The higher your credit score, the less it costs to borrow money

Credit scores are a numerical representation of your credit history. They act as a grade for your credit history ranging from 300 to 850 and include your borrowing, applications, repayment and a mix of credit types on your credit report. Companies use credit scores to determine how risky they think it is to lend to you.

A lower credit score makes borrowing more expensive. In the data above, the most favorable loan rates went to people with the best credit scores. Meanwhile, those with the lowest credit scores paid about 10 percentage points more for loans than those with the highest scores.

The interest rate also has a great influence on the monthly payment. Using bankrate's auto loan calculator, insider calculated how much a borrower paying the average interest rate would pay for the same 30.000 dollar car loan with a term of 48 months would pay:

Credit score category average effective loan rate for new cars average monthly payment for a new car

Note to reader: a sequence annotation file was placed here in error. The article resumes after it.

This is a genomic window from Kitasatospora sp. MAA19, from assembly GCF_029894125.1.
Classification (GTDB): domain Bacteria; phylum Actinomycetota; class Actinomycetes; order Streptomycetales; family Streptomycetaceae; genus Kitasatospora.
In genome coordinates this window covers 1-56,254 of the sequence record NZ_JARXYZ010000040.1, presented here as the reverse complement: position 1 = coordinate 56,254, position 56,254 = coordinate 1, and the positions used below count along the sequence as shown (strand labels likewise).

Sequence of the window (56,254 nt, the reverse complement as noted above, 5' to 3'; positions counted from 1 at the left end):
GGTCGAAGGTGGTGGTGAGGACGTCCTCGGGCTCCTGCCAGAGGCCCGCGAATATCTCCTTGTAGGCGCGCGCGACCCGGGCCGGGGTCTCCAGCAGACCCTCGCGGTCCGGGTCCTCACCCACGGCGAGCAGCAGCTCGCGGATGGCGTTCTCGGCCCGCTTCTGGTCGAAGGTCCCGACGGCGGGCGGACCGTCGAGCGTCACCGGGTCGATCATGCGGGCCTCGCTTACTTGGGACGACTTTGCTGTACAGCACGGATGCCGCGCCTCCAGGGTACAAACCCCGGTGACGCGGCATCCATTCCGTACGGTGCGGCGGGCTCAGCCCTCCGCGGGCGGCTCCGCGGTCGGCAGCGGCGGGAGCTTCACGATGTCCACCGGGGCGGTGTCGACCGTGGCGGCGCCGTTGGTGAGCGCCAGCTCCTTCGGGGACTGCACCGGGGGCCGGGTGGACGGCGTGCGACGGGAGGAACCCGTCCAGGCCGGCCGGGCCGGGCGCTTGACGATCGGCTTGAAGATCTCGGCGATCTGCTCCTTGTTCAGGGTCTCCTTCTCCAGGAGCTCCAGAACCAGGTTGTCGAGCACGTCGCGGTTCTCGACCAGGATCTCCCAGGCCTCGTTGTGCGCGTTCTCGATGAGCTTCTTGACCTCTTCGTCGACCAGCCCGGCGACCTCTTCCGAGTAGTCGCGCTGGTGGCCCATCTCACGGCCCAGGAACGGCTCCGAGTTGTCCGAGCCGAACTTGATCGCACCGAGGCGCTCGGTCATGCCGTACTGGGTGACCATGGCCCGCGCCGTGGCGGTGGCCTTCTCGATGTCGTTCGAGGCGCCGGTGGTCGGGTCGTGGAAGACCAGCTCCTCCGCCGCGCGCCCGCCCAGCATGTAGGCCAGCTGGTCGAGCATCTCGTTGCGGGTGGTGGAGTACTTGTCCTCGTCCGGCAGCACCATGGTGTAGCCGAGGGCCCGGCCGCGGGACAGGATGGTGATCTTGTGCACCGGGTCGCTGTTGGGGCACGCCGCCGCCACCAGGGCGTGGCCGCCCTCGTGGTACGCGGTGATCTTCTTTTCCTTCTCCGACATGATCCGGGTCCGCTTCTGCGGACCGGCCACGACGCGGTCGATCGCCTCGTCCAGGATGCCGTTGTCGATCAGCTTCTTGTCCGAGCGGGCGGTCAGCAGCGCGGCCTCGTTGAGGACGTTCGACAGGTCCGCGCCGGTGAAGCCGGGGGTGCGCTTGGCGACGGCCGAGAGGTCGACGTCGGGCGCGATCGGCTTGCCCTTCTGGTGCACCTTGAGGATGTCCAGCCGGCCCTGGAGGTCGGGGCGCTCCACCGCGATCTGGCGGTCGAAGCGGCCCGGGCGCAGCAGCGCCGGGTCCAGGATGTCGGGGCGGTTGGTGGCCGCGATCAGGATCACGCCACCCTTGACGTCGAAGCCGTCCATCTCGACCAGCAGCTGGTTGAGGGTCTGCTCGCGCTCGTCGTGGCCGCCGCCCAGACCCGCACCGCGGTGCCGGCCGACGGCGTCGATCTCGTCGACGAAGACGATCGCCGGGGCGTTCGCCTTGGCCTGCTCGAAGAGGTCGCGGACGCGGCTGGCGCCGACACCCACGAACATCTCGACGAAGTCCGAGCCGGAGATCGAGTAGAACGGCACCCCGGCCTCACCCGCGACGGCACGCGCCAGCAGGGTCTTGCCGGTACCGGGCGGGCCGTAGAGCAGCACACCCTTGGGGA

low subprime (300 to 500) 14,76 % $831
subprime (501 to 600) 10,87 % $773
non-prime (601 to 660) 6,70 % $714
prime (661 to 780) 3,56 % $671
super prime (781 to 850) 2,40 % $656

If the interest rate is the only factor that changes, a person with a credit score in the highest category pays $656 per month, while a person with a score in the lowest category pays $831 per month, or $175 more per month for the pays same car.

Average interest rates for used cars vs. New car

Buying secondhand could mean higher interest rates

Buying a new car can be more expensive overall than buying a used car. However, interest rates on new and used car loans differ significantly, regardless of your credit score. Based on experian data, insider calculated the difference between new and used interest rates. On average, used car financing costs about four percentage points more than new financing.